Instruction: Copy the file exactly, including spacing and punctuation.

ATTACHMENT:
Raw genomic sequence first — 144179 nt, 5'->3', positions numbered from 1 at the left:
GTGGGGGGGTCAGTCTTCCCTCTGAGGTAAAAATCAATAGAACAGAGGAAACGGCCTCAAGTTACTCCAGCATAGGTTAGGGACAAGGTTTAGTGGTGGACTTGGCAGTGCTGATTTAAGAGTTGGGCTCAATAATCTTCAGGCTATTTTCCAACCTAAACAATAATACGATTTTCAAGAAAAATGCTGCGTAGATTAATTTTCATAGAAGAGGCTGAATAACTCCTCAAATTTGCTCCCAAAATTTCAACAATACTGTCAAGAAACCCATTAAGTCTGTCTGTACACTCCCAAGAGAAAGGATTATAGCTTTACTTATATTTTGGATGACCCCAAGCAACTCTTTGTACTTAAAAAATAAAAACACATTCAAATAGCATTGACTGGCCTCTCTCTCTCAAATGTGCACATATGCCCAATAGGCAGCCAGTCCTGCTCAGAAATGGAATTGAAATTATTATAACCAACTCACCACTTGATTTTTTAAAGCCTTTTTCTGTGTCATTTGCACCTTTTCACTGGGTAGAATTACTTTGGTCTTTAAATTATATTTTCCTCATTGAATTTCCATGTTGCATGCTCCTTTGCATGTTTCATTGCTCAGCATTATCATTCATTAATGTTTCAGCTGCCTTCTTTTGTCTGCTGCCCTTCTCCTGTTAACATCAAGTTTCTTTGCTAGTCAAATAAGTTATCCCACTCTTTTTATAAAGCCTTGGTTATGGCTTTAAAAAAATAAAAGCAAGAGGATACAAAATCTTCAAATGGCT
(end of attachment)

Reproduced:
Raw genomic sequence first — 144179 nt, 5'->3', positions numbered from 1 at the left:
GTGGGGGGGTCAGTCTTCCCTCTGAGGTAAAAATCAATAGAACAGAGGAAACGGCCTCAAGTTACTCCAGCATAGGTTAGGGACAAGGTTTAGTGGTGGACTTGGCAGTGCTGATTTAAGAGTTGGGCTCAATAATCTTCAGGCTATTTTCCAACCTAAACAATAATACGATTTTCAAGAAAAATGCTGCGTAGATTAATTTTCATAGAAGAGGCTGAATAACTCCTCAAATTTGCTCCCAAAATTTCAACAATACTGTCAAGAAACCCATTAAGTCTGTCTGTACACTCCCAAGAGAAAGGATTATAGCTTTACTTATATTTTGGATGACCCCAAGCAACTCTTTGTACTTAAAAAATAAAAACACATTCAAATAGCATTGACTGGCCTCTCTCTCTCAAATGTGCACATATGCCCAATAGGCAGCCAGTCCTGCTCAGAAATGGAATTGAAATTATTATAACCAACTCACCACTTGATTTTTTAAAGCCTTTTTCTGTGTCATTTGCACCTTTTCACTGGGTAGAATTACTTTGGTCTTTAAATTATATTTTCCTCATTGAATTTCCATGTTGCATGCTCCTTTGCATGTTTCATTGCTCAGCATTATCATTCATTAATGTTTCAGCTGCCTTCTTTTGTCTGCTGCCCTTCTCCTGTTAACATCAAGTTTCTTTGCTAGTCAAATAAGTTATCCCACTCTTTTTATAAAGCCTTGGTTATGGCTTTAAAAAAATAAAAGCAAGAGGATACAAAATCTTCAAATGGCT